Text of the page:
A Fun Game – Thanks, Rick Santorum!

Even though it’s Fat Tuesday (or maybe because of it?), everyone around me seems crabby today. But over on Jezebel, a short bit on Rick Santorum has spiraled into a fun “Who Do You Think You Are” kind of game, & I think we could all play!

Apparently, the former senator recently made a comment about being “from the coal fields.” Turns out he has to go back two generations for that to count. So if you go back two (or three) generations, who are you?

I actually am from the coal fields (my dad was a union coal miner for 20 years). If I go back two, & even three generations, yup, still coal fields. But I’m also a young woman who left her family on the farm & moved to Seattle to work in a Chinese restaurant while waiting for her boyfriends to return from the Navy. Yes, boyfriends. I was in love with two best friends, & once visited a gypsy & asked if it was possible to be in love with two men. She told me yes, so I privately made a decision to marry whichever got back from the war first.

I was also the privileged younger daughter of a wealthy farmer who worked as a post office clerk for a while for fun while waiting for my poor boyfriend to make enough money to marry me. When I had my first baby, I hemorrhaged so badly I nearly died, and I was afraid to have another baby for ten years.

If you’d like to see some of the Jezebel stories, the link is above. But who would you be if you claimed your ancestors’ stories as your own?


How Much Of Past To Reveal to Children?

The New York Times ran this interesting essay by a mother who had written a memoir pre-children, and now she does not want her pre-teen son to know anything about it.

Everyone has a past, and it’s a very personal decision to reveal — or not reveal — the more unsavory bits to our children. It’s possible for most people to smooth out the rough edges of their histories, to edit out indiscretions or sanitize their mistakes. After all, some things are none of our kids’ business, right? They don’t need to know every single detail about their parents. On the day our son was born, a friend with teenagers gave my husband the following piece of advice: “If he ever asks you if you did drugs . . . lie.“ But for memoirists, the stories we’ve told of our own lives are set in stone. And while certainly some memoirs might whitewash the past, and others might omit unsavory details, the kind of memoir I wanted to write required being hard on myself publicly. I lifted up rocks and peered into the darkness. In my attempt to find the Emersonian thread of the universal in my story, I laid myself bare in the most unflattering light.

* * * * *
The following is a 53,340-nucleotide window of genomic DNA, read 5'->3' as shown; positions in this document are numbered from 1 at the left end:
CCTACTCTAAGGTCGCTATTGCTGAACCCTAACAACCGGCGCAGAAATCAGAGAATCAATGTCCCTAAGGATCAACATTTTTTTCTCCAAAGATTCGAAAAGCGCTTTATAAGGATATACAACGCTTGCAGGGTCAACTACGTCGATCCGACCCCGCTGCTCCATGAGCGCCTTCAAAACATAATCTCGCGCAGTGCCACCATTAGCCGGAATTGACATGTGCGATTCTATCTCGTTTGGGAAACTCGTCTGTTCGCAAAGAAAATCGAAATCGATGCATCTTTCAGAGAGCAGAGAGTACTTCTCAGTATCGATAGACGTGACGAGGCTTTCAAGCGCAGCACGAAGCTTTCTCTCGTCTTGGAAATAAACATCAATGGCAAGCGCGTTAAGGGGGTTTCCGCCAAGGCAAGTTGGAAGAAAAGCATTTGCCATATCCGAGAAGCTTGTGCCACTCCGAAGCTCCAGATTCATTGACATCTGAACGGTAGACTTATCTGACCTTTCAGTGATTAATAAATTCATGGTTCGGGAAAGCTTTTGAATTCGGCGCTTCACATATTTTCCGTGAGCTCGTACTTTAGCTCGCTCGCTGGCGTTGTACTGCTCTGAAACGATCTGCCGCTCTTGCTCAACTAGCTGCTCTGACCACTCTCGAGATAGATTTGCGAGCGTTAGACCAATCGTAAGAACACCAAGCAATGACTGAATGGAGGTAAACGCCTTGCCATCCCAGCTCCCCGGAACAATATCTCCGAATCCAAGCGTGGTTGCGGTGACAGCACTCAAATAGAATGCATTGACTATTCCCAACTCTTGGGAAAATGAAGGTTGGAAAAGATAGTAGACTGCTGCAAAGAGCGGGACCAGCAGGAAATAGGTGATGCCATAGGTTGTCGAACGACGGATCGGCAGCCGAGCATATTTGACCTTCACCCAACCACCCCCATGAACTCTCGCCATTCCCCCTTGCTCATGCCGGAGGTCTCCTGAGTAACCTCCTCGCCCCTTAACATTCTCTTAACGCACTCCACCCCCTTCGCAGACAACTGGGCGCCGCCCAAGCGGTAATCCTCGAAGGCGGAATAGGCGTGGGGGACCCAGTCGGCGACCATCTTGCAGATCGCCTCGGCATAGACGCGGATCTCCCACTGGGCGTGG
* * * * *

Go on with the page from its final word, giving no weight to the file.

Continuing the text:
I’ve often wondered whether I would have written that memoir — one of seven books to my name, but the only one I would bodily throw myself in front of my son to prevent him from reading — if the timing had been different, if the idea for it had taken root in me only after he had been born. It’s a book I’m proud of, and the artist in me would like to think that I would have written it no matter what. But the mother in me isn’t so sure. I might have stopped myself, for fear of what he might think some day. Certainly, it would have been a very different book, bearing the marks of time, maturity, experience. After all, one can’t write with abandon if one is worrying about the consequences. And to have children is to always, always worry about the consequences.

Granted, my history is nowhere near as exciting as this mom’s so that’s probably why I still write with abandon. But I have always been an open book with my kids because, I figure, any peccadilloes, past or present, are going to come out eventually. Take for instance, certain family members’ addiction with alcohol. Ari has witnessed more than one fight I’ve had with one particular family member, in which f-bombs were dropped and tears were shed.

After the fights, he has asked questions and comforted me. At one point, when he was 4 or 5, he said, “Mami, I am never going to drink because sometimes you can’t stop.” I held him and assured him that I am his rock, that he could always depend on me. But I was also relieved that he saw the consequences of drinking too much, something in his genes that he is going to have to contend with in the future, and will encounter, especially if he goes away to college. In other words, I don’t believe you can behave like the perfect mother and shield your kids for long. If they are anything like you, they will find out what you were and are like and even be prone to the same mistakes.

What do you think? How much is too much to reveal to your kids?